Recently, my organization, College for America at Southern New Hampshire University, has been getting a fair amount of press about our recently announced partnership with Anthem, Inc.: Accredited college degree programs for 50,000 eligible workers, at no cost, if they want it.
While we are proud to be in the vanguard of what we feel is a new model for higher education, we are not alone. Arizona State University has teamed with Starbucks and Strayer University with Chrysler, among others, to form new kinds of business-higher education partnerships.
It wasn't long after these new partnerships formed that we were already getting the "brush off": "What is new? Companies have been offering tuition assistance and partnering with colleges and universities for years."
What is new about these partnerships is that companies are now actively invested in shaping the educational offerings supported by their tuition assistance programs -- both in what is offered and how it is made available to employees. Employers are now realizing they need to be more involved in the process.
Today's best business-education partnerships are tailored to help employees grow to be more effective workers, thereby enabling companies to invest directly and actively in their workforce.
What is also new is that just a couple of years ago, a partnership such as ours with Anthem would have been an interesting anomaly and quickly forgotten. But the sheer volume of articles and interest from a growing number of other companies show that employer-supported and directed education in non-traditional formats has moved from quaint and curious to serious and significant.
It is new. It is growing. So now the hard part: We need to show that it really works.
Our first challenge is making sure these new partnerships present an attractive value proposition to workers. One problem with the previous model of subsidized education was that, frequently, workers did not take full advantage of the investment their companies were willing to make. One measure of a good program is whether or not it is actually used.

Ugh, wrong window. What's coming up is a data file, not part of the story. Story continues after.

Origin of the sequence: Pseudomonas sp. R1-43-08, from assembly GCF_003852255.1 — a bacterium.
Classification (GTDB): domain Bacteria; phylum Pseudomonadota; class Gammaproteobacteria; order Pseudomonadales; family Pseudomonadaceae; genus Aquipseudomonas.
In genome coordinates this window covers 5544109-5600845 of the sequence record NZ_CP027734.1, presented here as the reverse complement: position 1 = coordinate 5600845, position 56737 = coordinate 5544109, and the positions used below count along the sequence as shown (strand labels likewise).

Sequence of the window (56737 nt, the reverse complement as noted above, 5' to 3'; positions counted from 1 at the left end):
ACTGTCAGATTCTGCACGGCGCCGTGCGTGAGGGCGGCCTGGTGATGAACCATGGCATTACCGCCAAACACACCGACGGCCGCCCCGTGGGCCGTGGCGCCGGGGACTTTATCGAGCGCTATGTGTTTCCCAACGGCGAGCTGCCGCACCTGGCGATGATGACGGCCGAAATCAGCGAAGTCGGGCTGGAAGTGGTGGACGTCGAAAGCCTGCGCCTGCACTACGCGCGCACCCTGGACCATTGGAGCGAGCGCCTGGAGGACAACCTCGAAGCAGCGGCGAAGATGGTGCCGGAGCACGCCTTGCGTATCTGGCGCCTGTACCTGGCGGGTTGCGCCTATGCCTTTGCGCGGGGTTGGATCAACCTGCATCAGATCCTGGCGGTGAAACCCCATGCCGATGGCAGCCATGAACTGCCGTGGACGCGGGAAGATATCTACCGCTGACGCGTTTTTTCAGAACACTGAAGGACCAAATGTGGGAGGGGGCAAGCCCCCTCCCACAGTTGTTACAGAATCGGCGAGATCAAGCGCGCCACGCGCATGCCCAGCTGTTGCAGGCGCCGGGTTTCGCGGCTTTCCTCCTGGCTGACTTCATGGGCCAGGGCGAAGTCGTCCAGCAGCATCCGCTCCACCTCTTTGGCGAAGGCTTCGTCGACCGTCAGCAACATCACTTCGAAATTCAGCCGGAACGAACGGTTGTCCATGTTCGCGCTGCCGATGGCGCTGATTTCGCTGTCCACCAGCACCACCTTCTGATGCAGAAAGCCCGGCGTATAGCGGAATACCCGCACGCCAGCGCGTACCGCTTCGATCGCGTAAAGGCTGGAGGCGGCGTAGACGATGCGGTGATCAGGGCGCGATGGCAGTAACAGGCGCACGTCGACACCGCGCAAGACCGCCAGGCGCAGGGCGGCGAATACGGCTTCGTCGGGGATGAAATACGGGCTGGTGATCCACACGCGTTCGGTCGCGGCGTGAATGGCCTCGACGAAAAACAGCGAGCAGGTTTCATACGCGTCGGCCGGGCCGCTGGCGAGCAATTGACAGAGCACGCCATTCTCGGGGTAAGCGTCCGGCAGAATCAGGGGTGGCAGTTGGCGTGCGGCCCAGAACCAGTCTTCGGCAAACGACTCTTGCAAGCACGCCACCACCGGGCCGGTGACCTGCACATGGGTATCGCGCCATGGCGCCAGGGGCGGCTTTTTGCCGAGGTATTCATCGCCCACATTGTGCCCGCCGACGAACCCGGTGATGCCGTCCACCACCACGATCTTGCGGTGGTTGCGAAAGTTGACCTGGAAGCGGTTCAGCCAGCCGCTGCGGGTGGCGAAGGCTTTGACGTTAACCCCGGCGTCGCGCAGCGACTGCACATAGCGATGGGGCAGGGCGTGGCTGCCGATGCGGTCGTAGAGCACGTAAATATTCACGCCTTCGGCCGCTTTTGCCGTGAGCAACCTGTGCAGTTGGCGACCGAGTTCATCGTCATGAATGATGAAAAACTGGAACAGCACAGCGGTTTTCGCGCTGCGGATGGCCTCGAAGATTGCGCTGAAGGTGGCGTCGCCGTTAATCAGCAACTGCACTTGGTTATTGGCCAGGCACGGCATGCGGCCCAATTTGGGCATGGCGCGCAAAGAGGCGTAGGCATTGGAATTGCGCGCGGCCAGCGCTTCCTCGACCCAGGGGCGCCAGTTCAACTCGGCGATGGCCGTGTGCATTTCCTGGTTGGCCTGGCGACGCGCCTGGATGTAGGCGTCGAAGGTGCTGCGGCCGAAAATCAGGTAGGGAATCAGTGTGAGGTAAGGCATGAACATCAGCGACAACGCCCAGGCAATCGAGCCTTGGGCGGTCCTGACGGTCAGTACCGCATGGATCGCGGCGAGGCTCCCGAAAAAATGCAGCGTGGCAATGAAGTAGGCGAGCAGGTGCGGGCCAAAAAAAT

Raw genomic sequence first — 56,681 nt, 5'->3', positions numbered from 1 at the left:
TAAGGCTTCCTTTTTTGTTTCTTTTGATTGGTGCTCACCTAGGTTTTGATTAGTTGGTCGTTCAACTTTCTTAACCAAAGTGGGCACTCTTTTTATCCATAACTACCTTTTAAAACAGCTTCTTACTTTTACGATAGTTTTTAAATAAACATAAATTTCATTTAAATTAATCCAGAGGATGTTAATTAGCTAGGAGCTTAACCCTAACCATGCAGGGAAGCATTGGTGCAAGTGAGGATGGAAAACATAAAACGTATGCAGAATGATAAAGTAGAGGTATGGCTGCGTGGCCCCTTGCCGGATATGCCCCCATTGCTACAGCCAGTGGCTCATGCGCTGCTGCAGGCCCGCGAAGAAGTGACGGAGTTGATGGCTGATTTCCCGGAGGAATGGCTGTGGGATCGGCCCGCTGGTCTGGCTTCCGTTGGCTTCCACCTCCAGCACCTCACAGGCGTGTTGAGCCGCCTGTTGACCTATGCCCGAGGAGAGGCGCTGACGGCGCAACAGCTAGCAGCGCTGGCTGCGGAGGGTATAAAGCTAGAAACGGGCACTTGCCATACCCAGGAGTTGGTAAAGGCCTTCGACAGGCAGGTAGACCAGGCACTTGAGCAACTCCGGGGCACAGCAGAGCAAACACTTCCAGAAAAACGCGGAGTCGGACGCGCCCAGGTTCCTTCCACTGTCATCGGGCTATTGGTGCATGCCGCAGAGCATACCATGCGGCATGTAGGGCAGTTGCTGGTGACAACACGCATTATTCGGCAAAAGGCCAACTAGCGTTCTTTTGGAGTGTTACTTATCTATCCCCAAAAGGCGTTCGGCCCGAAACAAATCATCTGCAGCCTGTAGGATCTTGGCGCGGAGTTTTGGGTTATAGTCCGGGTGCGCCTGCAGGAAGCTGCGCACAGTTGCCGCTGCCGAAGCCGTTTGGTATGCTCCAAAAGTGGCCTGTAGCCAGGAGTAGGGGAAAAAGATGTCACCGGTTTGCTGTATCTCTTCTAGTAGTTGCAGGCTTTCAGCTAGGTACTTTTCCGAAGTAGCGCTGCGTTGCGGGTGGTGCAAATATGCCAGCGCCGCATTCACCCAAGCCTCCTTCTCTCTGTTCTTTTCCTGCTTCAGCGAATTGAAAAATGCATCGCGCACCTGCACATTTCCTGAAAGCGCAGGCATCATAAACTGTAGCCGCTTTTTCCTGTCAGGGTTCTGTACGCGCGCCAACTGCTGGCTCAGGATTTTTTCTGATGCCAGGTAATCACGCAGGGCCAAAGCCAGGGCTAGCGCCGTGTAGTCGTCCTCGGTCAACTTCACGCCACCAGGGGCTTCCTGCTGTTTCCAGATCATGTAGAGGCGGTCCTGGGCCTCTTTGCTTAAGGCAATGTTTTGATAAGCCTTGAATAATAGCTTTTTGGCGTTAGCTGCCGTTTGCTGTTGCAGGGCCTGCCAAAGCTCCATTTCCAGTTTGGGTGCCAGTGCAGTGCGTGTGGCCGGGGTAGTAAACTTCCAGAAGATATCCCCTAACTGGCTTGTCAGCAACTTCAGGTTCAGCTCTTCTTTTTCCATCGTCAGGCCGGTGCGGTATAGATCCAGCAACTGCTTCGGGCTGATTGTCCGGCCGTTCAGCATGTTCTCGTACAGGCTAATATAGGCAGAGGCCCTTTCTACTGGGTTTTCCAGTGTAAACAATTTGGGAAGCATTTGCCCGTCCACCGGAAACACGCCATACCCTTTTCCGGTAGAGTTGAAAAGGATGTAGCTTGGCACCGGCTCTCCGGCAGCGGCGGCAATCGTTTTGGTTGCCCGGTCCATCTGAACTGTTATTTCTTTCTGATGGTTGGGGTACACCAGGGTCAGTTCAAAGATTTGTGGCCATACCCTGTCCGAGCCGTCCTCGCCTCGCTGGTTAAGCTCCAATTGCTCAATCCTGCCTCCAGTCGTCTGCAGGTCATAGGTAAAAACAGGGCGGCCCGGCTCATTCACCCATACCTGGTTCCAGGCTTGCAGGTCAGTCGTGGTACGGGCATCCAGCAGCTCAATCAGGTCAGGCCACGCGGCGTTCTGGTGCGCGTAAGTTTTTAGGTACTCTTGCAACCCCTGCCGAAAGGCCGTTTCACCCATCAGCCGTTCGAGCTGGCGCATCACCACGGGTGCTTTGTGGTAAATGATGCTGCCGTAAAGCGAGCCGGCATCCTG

Early evidence suggests that more employer engagement can spur enrollment. College for America recently commissioned a study of workers that showed that 72 percent of employees would be more interested in a college that partners with their employer. And Anthem, for example, has had more employees express interest in its tuition reimbursement program with the announcement of the College for America opportunity than ever before.
The second challenge is perhaps more important: Defining success and setting measurable, relevant criteria to establish if success is reached. The onus is on these new partnerships to prove value. These new corporate partnerships are going to vary according to the programming offered and funding model. Therefore, each partnership will have to define how its success is measured.
At College for America, we have two types of metrics. The first is student-focused: pace of mastery, time to degree, graduation rates, and impact on career.
The second is employer-focused: retention, promotion, and employee and employer satisfaction.
Our partnership with Anthem is in its early days and goals will be revised as the first students make their way through the program. But we are acutely aware that the only way to grow this new education model is to have verifiable data.
One of the benefits of the employer engagement is that we are serving a core business interest--workforce development. This is not merely education for education's sake, and we look forward to being held to the business imperative of delivering results.
And, if we do not deliver, we should be treated like any other underperforming part of a business--and let go. We're up for the challenge.
We will always welcome positive media coverage. What we are really looking forward to are articles that report on proven, measured success.